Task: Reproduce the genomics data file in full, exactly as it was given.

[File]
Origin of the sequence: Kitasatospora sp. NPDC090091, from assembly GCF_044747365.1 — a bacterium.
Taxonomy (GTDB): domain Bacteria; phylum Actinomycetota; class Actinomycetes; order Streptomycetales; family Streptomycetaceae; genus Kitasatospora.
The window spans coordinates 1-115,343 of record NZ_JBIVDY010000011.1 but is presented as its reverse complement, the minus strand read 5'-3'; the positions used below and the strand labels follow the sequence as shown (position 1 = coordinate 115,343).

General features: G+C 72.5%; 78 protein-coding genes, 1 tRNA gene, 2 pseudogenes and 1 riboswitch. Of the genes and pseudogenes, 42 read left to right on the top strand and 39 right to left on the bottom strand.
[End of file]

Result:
Origin of the sequence: Kitasatospora sp. NPDC090091, from assembly GCF_044747365.1 — a bacterium.
Taxonomy (GTDB): domain Bacteria; phylum Actinomycetota; class Actinomycetes; order Streptomycetales; family Streptomycetaceae; genus Kitasatospora.
The window spans coordinates 1-115,343 of record NZ_JBIVDY010000011.1 but is presented as its reverse complement, the minus strand read 5'-3'; the positions used below and the strand labels follow the sequence as shown (position 1 = coordinate 115,343).

General features: G+C 72.5%; 78 protein-coding genes, 1 tRNA gene, 2 pseudogenes and 1 riboswitch. Of the genes and pseudogenes, 42 read left to right on the top strand and 39 right to left on the bottom strand.